Ecumenical Councils questions

I came across Orthodox claims that the Second Ecumenical Council was presided by Meletius, who was not in union with Rome, and that the Fourth council was convened against the wishes of the Pope… Anyone know more about this? How were these Councils accepted by the Catholic Church - did the Pope later accept them or something?

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Meletius of Antioch; died in 381

Second Ecumenical Council: Constantinople I (381)

The First General Council of Constantinople, under Pope Damasus and the Emperor Theodosius I, was attended by 150 bishops. It was directed against the followers of Macedonius, who impugned the Divinity of the Holy Ghost. To the above-mentioned Nicene Creed it added the clauses referring to the Holy Ghost (qui simul adoratur) and all that follows to the end.

I did come across this quote… "According to Photius (Mansi, III, 596) Pope Damasus approved it, but if any part of the council were approved by this pope it could have been only the aforesaid creed. "

The whole situation with Meletius is confusing though. Did the Pope favour Paulinus but later change his mind? Or did he? I am having trouble understanding why? Has anyone ever looked into this?

Here’s what Catholic Answers says about Meletius:

“The fact that Meletius of Antioch presided at Constantinople I, and the absence of any Roman legates, might appear to be evidence against the Roman primacy. It must be remembered that the Council was not originally intended to be ecumenical in the same sense as Nicaea. … It included, after all, only 150 bishops from Thrace, Asia Minor, and Egypt and was convoked to deal with certain Eastern problems.New Catholic Encyclopedia, s.v. ‘Constantinople, First Council of.’] In fact, it was not recognized as ecumenical by the Council of Ephesus half a century later, and it was left to Pope Gregory the Great to elevate it to that status. [Rivington, 256-68.]” source

Thank you!

I also read about the Fourth Council and the source did say that the Pope wasn’t really keen on starting it (wikipedia says with “reluctant approval”), but later there was the situation with the Tome of Leo so the Pope was there or approved it, - but not the 28th canon.

I guess the only question now is why the Pope was against Meletius and did he change his mind later? I don’t mean the Meletian heresy, I mean the other Meletius

I am not aware of any evidence that the pope didn’t want the fourth ecumenical council to happen, but what comes to mind is that papal legates were present at the council and played a very commanding role, including forbidding entrance to certain people. One of the people they forbade was Diocorus of Alexandria, who the pope recognized as a heretic. In the first session of the Council, the papal legates spoke up and said, “We received directions at the hands of the most blessed and apostolic bishop of the Roman city, which is the head of all the churches…that Dioscorus is not to be allowed a seat in this assembly, but that if he should attempt to take his seat he is to be cast out.” (Session 1) Dioscorus was promptly removed from the seats where the bishops sat and was put in a chair where he was to be judged, and was apparently found guilty of Eutychianism, which was/is a heresy. So it doesn’t sound to me like the pope didn’t want the council to happen – not from the description of its proceedings, anyway.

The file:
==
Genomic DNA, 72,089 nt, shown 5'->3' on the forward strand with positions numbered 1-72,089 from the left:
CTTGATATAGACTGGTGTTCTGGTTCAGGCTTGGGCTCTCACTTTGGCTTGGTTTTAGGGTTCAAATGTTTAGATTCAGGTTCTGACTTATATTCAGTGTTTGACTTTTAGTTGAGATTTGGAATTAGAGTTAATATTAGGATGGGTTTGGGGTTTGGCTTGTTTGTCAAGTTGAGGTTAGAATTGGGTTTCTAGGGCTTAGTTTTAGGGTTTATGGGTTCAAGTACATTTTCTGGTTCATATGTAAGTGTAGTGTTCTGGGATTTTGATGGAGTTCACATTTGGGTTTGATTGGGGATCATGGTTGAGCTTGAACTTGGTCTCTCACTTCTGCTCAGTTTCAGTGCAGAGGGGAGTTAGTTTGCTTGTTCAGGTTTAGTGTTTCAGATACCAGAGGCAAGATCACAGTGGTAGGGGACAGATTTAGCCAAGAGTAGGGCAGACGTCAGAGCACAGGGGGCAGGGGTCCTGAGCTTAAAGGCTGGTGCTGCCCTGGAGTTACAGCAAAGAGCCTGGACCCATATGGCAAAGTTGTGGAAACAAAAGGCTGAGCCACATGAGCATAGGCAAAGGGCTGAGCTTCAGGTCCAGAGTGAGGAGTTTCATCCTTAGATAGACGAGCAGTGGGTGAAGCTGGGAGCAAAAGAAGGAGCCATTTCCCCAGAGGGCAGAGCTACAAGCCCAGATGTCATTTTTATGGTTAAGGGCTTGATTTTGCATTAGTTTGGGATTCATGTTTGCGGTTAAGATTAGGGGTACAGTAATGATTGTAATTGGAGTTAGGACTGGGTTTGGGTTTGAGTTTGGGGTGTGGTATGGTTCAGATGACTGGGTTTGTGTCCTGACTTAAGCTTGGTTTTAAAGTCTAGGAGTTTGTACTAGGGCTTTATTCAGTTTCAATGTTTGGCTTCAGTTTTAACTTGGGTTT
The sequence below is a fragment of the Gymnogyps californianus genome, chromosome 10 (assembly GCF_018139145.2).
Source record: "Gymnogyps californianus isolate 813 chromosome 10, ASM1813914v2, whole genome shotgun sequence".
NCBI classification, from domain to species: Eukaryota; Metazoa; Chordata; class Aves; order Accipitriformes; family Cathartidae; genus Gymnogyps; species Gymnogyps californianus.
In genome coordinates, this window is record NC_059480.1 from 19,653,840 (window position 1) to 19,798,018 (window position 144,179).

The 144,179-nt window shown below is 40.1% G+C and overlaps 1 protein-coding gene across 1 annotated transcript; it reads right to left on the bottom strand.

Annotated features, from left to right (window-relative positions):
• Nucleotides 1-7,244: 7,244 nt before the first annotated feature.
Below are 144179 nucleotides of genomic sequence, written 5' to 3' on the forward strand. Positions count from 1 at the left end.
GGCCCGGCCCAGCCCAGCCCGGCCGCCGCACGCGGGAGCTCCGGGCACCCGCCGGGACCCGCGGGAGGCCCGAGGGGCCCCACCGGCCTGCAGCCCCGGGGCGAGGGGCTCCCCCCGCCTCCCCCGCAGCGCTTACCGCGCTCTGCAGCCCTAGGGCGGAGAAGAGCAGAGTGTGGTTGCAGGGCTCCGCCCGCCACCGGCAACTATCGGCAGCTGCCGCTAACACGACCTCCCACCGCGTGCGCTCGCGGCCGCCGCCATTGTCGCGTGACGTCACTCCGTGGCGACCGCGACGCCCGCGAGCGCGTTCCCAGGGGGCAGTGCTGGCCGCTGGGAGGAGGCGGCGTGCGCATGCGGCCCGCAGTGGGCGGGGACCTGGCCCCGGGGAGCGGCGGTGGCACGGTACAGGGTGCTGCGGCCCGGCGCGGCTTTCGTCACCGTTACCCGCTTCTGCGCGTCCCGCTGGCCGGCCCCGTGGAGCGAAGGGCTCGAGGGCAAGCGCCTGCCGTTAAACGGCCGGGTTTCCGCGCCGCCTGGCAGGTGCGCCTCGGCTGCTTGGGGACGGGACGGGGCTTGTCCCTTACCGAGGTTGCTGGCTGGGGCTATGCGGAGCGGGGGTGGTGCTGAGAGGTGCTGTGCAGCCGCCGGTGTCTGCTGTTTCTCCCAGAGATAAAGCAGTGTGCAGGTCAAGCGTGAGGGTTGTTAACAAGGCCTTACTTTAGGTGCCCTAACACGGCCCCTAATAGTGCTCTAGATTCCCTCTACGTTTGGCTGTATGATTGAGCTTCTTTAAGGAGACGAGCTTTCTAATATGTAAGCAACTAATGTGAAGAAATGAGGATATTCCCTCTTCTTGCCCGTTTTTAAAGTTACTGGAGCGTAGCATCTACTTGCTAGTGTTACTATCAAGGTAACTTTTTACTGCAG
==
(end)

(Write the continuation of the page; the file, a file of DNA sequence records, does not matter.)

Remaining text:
I guess the only question now is why the Pope was against Meletius and did he change his mind later? I don’t mean the Meletian heresy, I mean the other Meletius

I don’t know if he did or did not change his mind. If Meletius was out of communion with the pope, and presided at the council, that might explain in part why I’ve read authors who say that no one at the time regarded that council as ecumenical. If a later pope raised it to ecumenical status, perhaps he didn’t know the presider was not in communion with the pope, or it was water under the bridge by then and he didn’t think it mattered, or maybe no one told him, or maybe he recognized that there were still holy people who were in communion with Meletius even though the pope was not. As far as I am aware, no one doubts the sanctity of the Council Fathers who attended the Second Ecumenical Council and communed with Meletius. I’m not sure if he was really out of communion with the pope or if he wasn’t, what was the reason, but I think it was possible in that time for Group A to be in communion with both Groups B and C, even while Groups B and C were not in communion with each other. Things like that got kind of messy, I think. “We like you, Bob, but we don’t like your friend Jim and we’re not going to talk to him anymore.” – “Okay, well I’m going to keep talking to Jim.” – “Okay, and we’ll keep talking to you. But we still don’t like Jim and we won’t talk to him even if you do.” – “Alright.” <-- I think it went something like that.

Meletius did not give a clear profession of orthodox faith, which is why Rome and Alexandria supported the successors of Paulinus at Antioch. It’s not like they excommunicated Meletius and his followers, they simply recognized someone else as Patriarch of Antioch.

Eventually Meletius and his followers did make an orthodox profession of faith that was acceptable to Rome, and the followers of Paulinus accepted the successors of Meletius.

Monica,

a) What is your understanding of what makes a council ecumenical?

b) Why does this particular question matter to you? What difference does it make? Is someone trying to sway you away from the Catholic Church to the Orthodox with selective quotes and their interpretation of events?

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